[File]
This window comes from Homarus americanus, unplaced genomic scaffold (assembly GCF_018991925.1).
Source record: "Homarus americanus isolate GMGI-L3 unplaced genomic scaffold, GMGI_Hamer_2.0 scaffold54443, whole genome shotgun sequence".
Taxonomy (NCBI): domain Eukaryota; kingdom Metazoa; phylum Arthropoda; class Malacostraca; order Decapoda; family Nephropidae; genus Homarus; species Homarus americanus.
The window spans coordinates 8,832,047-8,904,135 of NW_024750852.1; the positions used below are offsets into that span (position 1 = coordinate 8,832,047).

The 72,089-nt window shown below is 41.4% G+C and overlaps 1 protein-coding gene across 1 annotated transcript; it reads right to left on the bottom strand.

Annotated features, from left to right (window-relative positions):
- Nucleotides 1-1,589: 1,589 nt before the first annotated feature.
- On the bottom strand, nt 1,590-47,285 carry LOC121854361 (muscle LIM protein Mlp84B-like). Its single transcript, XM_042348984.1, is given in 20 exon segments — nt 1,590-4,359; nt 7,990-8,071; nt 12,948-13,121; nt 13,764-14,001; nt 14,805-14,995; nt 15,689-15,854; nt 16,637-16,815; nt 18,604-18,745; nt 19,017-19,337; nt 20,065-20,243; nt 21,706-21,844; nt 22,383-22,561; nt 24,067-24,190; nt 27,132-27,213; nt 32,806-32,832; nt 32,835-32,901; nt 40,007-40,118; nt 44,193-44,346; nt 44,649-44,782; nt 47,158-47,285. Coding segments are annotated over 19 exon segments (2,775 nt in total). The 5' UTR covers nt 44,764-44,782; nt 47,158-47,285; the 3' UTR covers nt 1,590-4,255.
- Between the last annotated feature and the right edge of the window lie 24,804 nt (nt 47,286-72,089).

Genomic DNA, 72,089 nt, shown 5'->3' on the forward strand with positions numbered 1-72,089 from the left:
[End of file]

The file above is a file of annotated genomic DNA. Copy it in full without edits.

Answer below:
This window comes from Homarus americanus, unplaced genomic scaffold (assembly GCF_018991925.1).
Source record: "Homarus americanus isolate GMGI-L3 unplaced genomic scaffold, GMGI_Hamer_2.0 scaffold54443, whole genome shotgun sequence".
Taxonomy (NCBI): domain Eukaryota; kingdom Metazoa; phylum Arthropoda; class Malacostraca; order Decapoda; family Nephropidae; genus Homarus; species Homarus americanus.
The window spans coordinates 8,832,047-8,904,135 of NW_024750852.1; the positions used below are offsets into that span (position 1 = coordinate 8,832,047).

The 72,089-nt window shown below is 41.4% G+C and overlaps 1 protein-coding gene across 1 annotated transcript; it reads right to left on the bottom strand.

Annotated features, from left to right (window-relative positions):
- Nucleotides 1-1,589: 1,589 nt before the first annotated feature.
- On the bottom strand, nt 1,590-47,285 carry LOC121854361 (muscle LIM protein Mlp84B-like). Its single transcript, XM_042348984.1, is given in 20 exon segments — nt 1,590-4,359; nt 7,990-8,071; nt 12,948-13,121; nt 13,764-14,001; nt 14,805-14,995; nt 15,689-15,854; nt 16,637-16,815; nt 18,604-18,745; nt 19,017-19,337; nt 20,065-20,243; nt 21,706-21,844; nt 22,383-22,561; nt 24,067-24,190; nt 27,132-27,213; nt 32,806-32,832; nt 32,835-32,901; nt 40,007-40,118; nt 44,193-44,346; nt 44,649-44,782; nt 47,158-47,285. Coding segments are annotated over 19 exon segments (2,775 nt in total). The 5' UTR covers nt 44,764-44,782; nt 47,158-47,285; the 3' UTR covers nt 1,590-4,255.
- Between the last annotated feature and the right edge of the window lie 24,804 nt (nt 47,286-72,089).

Genomic DNA, 72,089 nt, shown 5'->3' on the forward strand with positions numbered 1-72,089 from the left: